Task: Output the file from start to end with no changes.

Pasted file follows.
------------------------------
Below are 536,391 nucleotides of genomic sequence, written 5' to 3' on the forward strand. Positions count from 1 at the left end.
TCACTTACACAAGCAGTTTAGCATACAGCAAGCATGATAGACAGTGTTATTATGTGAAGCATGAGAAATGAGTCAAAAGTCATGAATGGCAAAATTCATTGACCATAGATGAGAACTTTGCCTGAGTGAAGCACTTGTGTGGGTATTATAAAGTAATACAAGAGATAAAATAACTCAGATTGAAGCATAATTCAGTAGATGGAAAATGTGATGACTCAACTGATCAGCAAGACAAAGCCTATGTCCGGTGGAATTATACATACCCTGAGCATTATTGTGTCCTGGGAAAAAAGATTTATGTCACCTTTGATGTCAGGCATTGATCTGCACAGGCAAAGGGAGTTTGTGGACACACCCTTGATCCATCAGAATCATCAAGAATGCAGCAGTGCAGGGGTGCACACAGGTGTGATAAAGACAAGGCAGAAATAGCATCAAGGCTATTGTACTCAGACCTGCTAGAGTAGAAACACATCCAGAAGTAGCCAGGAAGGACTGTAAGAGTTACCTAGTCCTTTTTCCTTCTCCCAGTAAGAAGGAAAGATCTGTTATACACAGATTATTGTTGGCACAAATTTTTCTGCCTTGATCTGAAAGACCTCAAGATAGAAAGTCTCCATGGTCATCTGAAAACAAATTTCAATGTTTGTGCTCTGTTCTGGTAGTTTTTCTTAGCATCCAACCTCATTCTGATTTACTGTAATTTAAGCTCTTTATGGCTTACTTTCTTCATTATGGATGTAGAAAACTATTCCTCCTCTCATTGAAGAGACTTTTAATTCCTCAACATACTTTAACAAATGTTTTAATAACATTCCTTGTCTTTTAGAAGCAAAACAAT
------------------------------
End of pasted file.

Below are 536,391 nucleotides of genomic sequence, written 5' to 3' on the forward strand. Positions count from 1 at the left end.
TCACTTACACAAGCAGTTTAGCATACAGCAAGCATGATAGACAGTGTTATTATGTGAAGCATGAGAAATGAGTCAAAAGTCATGAATGGCAAAATTCATTGACCATAGATGAGAACTTTGCCTGAGTGAAGCACTTGTGTGGGTATTATAAAGTAATACAAGAGATAAAATAACTCAGATTGAAGCATAATTCAGTAGATGGAAAATGTGATGACTCAACTGATCAGCAAGACAAAGCCTATGTCCGGTGGAATTATACATACCCTGAGCATTATTGTGTCCTGGGAAAAAAGATTTATGTCACCTTTGATGTCAGGCATTGATCTGCACAGGCAAAGGGAGTTTGTGGACACACCCTTGATCCATCAGAATCATCAAGAATGCAGCAGTGCAGGGGTGCACACAGGTGTGATAAAGACAAGGCAGAAATAGCATCAAGGCTATTGTACTCAGACCTGCTAGAGTAGAAACACATCCAGAAGTAGCCAGGAAGGACTGTAAGAGTTACCTAGTCCTTTTTCCTTCTCCCAGTAAGAAGGAAAGATCTGTTATACACAGATTATTGTTGGCACAAATTTTTCTGCCTTGATCTGAAAGACCTCAAGATAGAAAGTCTCCATGGTCATCTGAAAACAAATTTCAATGTTTGTGCTCTGTTCTGGTAGTTTTTCTTAGCATCCAACCTCATTCTGATTTACTGTAATTTAAGCTCTTTATGGCTTACTTTCTTCATTATGGATGTAGAAAACTATTCCTCCTCTCATTGAAGAGACTTTTAATTCCTCAACATACTTTAACAAATGTTTTAATAACATTCCTTGTCTTTTAGAAGCAAAACAAT